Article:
Shonda Rhimes says the Washington she's created for the political drama Scandal is a dark, amoral one — and "a little Shakespearean," in the way it's a place where big themes play out among powerful people who aren't afraid to make bold moves.
"In the world of the show, [our] America sees Washington as this fairy-tale-beautiful place, and everybody who works there is really helping keep that illusion alive," the series creator tells Morning Edition's Renee Montagne.
"But they're all very much aware that with that peeled away, they're just monsters set adrift in a world where there are no rules."
Rhimes says the casting of star Kerry Washington was a choice driven by some very specific ideas about the character. And yes, those ideas included some of the racial cluelessness Olivia Pope might encounter, as someone singular and powerful enough to often be the only black person in a room — even a modern-day room.
"There were certain things about that job ... there were ways in which she [might] be treated that I thought were very specific to the black experience," Rhimes says. "We did an episode where she walks into the room, and the client immediately assumes that Abby — the tall, white redhead she works with — is Olivia Pope."
"That's a thing that's happened to me," Rhimes says.
The End Is In Sight (Not That She's Telling How Far Out)
Unlike the long-running medical drama Grey's Anatomy, another of Rhimes' hit shows, Scandal is a project with a clear expiration date — in Rhimes' head, anyway.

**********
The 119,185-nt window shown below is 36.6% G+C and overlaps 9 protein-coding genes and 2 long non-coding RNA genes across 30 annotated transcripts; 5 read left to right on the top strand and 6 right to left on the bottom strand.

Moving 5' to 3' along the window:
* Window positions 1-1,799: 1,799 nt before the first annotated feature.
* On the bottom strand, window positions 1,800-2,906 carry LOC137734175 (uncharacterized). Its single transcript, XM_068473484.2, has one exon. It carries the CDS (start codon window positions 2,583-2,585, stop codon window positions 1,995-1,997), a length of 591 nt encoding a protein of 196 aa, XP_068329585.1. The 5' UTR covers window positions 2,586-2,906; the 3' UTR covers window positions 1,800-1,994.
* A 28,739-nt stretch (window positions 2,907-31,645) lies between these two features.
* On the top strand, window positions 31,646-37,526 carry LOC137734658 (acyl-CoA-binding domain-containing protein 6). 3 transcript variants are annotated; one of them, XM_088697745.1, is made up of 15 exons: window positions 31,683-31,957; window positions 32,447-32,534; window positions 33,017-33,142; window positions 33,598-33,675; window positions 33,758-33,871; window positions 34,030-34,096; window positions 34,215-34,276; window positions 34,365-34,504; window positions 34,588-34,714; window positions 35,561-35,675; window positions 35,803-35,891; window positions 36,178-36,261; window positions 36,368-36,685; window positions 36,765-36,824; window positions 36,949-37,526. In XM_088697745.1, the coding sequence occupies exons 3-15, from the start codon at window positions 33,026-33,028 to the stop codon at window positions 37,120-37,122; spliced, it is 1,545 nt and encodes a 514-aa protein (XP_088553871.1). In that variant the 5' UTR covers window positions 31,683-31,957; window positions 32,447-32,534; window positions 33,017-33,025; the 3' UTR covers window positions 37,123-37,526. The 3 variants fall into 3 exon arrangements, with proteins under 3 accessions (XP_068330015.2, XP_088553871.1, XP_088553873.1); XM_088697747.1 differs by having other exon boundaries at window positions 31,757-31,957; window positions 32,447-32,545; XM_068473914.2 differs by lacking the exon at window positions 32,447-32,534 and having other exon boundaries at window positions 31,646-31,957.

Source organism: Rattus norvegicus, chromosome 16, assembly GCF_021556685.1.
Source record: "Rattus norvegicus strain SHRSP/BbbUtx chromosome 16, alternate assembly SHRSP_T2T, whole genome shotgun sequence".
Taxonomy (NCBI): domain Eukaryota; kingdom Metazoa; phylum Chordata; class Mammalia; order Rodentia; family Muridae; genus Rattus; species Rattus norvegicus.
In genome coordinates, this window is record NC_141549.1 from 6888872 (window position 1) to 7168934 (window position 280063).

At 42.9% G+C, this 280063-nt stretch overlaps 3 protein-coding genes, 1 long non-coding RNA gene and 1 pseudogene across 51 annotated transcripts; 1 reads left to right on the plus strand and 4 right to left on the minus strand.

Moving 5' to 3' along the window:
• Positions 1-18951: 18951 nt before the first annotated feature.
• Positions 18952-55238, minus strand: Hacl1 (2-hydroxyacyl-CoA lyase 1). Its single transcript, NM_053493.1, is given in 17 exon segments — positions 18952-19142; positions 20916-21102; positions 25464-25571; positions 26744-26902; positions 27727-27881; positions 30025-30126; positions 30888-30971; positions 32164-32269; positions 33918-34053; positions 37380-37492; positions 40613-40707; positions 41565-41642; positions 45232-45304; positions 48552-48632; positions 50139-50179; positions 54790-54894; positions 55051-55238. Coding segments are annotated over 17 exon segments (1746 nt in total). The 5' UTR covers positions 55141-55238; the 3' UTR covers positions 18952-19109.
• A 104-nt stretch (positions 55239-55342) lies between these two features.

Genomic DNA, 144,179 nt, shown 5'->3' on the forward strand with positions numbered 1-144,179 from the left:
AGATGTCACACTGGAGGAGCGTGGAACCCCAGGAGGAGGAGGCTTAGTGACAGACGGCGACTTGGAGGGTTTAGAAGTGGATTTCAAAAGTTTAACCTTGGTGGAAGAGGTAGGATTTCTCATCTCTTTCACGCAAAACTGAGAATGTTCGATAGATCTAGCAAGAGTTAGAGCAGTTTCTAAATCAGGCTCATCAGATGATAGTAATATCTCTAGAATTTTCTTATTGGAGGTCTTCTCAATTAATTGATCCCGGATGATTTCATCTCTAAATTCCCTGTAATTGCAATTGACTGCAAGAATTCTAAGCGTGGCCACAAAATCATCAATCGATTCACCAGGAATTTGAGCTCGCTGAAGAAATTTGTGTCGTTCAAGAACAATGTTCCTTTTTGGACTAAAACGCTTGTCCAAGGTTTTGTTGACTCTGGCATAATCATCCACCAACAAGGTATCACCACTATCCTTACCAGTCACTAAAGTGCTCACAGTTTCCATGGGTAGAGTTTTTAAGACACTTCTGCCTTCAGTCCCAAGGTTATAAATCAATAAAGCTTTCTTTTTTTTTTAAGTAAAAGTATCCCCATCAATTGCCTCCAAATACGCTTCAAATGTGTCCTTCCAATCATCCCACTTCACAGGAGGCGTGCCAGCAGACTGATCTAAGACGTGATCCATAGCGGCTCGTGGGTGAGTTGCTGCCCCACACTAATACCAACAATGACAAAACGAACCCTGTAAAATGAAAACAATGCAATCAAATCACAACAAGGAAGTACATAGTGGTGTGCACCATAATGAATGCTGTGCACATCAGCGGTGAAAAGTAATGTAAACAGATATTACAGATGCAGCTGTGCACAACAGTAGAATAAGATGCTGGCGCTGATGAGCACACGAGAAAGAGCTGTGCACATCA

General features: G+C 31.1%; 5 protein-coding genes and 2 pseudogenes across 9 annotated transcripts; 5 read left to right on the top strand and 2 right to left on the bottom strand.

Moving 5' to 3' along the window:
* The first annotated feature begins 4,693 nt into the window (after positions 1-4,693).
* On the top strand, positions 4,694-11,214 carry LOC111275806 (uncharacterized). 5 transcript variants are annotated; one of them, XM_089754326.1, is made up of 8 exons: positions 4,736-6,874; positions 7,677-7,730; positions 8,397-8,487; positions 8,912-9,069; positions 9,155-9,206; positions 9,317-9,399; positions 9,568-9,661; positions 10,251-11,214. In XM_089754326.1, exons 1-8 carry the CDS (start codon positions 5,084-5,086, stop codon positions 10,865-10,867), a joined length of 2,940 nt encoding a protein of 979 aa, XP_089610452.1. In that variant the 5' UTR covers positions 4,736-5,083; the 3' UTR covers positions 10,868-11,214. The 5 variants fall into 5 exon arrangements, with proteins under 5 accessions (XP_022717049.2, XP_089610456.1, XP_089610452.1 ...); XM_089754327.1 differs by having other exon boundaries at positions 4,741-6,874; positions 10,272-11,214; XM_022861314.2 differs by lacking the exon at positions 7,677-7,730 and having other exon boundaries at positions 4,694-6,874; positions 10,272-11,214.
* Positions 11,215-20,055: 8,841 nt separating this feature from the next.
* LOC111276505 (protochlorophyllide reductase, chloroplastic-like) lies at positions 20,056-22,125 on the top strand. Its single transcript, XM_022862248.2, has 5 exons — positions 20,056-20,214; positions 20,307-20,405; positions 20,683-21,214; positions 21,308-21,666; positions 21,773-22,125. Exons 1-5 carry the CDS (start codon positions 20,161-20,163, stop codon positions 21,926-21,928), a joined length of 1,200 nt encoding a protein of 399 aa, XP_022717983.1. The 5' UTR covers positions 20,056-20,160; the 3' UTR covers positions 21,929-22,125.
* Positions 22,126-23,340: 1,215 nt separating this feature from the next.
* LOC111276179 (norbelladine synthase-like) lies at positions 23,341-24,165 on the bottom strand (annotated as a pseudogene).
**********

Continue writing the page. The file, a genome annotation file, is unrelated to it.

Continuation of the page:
"I knew the end of Grey's Anatomy, and then we kept going, so that I finally just had to write that and move past it," Rhimes says. "Who knows, at this point, how long that show's going to go? It's going to go as long as I feel interested in what happens to those characters."
Not so Scandal -- most likely. Currently in its third season, it's a "different kind of show."
"It is very political," Rhimes says. "The political landscape on the outside, in the real world, will change — possibly before Scandal is over."
"But I feel like there is a finite amount of Scandal to be told," she continues. "So I know what the end of Scandal will be, and I feel really good about that. And I can see where the end point is. And I don't think I'm going to change that. ... I know how long I think it will be. But we'll see."
RENEE MONTAGNE, HOST:
For nearly a decade, Thursday nights on ABC have belonged to one woman: Shonda Rhimes. She's the writer-creator of smart, sexy dramas that get people talking, and keep viewers watching.